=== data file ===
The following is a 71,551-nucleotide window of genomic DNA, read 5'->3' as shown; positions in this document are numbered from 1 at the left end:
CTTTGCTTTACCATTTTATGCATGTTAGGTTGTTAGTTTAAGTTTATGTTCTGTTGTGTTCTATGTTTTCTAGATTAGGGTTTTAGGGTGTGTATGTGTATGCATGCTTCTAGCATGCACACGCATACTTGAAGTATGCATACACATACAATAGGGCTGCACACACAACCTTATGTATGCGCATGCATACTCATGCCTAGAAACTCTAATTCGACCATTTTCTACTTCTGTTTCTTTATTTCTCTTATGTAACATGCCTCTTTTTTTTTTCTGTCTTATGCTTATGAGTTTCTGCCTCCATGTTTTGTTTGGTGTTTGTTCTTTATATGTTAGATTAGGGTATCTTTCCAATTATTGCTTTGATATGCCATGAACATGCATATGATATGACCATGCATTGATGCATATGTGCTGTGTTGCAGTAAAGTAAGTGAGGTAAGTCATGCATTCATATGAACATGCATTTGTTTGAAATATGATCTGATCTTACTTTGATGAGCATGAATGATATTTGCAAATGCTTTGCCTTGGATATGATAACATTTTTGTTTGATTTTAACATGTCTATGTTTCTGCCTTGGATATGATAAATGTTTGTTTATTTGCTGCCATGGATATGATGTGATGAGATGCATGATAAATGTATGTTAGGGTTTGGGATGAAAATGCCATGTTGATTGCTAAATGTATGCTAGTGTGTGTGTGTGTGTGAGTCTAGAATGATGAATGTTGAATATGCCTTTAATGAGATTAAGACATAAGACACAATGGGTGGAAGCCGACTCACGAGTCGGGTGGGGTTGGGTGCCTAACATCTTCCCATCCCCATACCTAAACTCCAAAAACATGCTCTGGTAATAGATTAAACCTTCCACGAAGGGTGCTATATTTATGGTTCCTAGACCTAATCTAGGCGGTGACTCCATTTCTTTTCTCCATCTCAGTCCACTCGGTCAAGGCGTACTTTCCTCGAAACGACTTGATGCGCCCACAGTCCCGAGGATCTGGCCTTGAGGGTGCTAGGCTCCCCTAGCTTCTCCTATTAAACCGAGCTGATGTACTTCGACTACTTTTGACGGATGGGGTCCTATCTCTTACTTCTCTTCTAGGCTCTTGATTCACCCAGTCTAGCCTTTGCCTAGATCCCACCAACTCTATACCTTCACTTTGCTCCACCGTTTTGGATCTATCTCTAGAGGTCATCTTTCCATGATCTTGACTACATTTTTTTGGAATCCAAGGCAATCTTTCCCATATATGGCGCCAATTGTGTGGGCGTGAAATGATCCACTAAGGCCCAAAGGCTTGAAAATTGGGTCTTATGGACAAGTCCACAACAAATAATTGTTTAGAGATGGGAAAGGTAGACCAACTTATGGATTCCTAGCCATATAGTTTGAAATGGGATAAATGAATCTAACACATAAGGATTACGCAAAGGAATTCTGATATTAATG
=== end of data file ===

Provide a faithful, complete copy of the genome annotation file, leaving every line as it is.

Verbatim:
The following is a 71,551-nucleotide window of genomic DNA, read 5'->3' as shown; positions in this document are numbered from 1 at the left end:
CTTTGCTTTACCATTTTATGCATGTTAGGTTGTTAGTTTAAGTTTATGTTCTGTTGTGTTCTATGTTTTCTAGATTAGGGTTTTAGGGTGTGTATGTGTATGCATGCTTCTAGCATGCACACGCATACTTGAAGTATGCATACACATACAATAGGGCTGCACACACAACCTTATGTATGCGCATGCATACTCATGCCTAGAAACTCTAATTCGACCATTTTCTACTTCTGTTTCTTTATTTCTCTTATGTAACATGCCTCTTTTTTTTTTCTGTCTTATGCTTATGAGTTTCTGCCTCCATGTTTTGTTTGGTGTTTGTTCTTTATATGTTAGATTAGGGTATCTTTCCAATTATTGCTTTGATATGCCATGAACATGCATATGATATGACCATGCATTGATGCATATGTGCTGTGTTGCAGTAAAGTAAGTGAGGTAAGTCATGCATTCATATGAACATGCATTTGTTTGAAATATGATCTGATCTTACTTTGATGAGCATGAATGATATTTGCAAATGCTTTGCCTTGGATATGATAACATTTTTGTTTGATTTTAACATGTCTATGTTTCTGCCTTGGATATGATAAATGTTTGTTTATTTGCTGCCATGGATATGATGTGATGAGATGCATGATAAATGTATGTTAGGGTTTGGGATGAAAATGCCATGTTGATTGCTAAATGTATGCTAGTGTGTGTGTGTGTGTGAGTCTAGAATGATGAATGTTGAATATGCCTTTAATGAGATTAAGACATAAGACACAATGGGTGGAAGCCGACTCACGAGTCGGGTGGGGTTGGGTGCCTAACATCTTCCCATCCCCATACCTAAACTCCAAAAACATGCTCTGGTAATAGATTAAACCTTCCACGAAGGGTGCTATATTTATGGTTCCTAGACCTAATCTAGGCGGTGACTCCATTTCTTTTCTCCATCTCAGTCCACTCGGTCAAGGCGTACTTTCCTCGAAACGACTTGATGCGCCCACAGTCCCGAGGATCTGGCCTTGAGGGTGCTAGGCTCCCCTAGCTTCTCCTATTAAACCGAGCTGATGTACTTCGACTACTTTTGACGGATGGGGTCCTATCTCTTACTTCTCTTCTAGGCTCTTGATTCACCCAGTCTAGCCTTTGCCTAGATCCCACCAACTCTATACCTTCACTTTGCTCCACCGTTTTGGATCTATCTCTAGAGGTCATCTTTCCATGATCTTGACTACATTTTTTTGGAATCCAAGGCAATCTTTCCCATATATGGCGCCAATTGTGTGGGCGTGAAATGATCCACTAAGGCCCAAAGGCTTGAAAATTGGGTCTTATGGACAAGTCCACAACAAATAATTGTTTAGAGATGGGAAAGGTAGACCAACTTATGGATTCCTAGCCATATAGTTTGAAATGGGATAAATGAATCTAACACATAAGGATTACGCAAAGGAATTCTGATATTAATG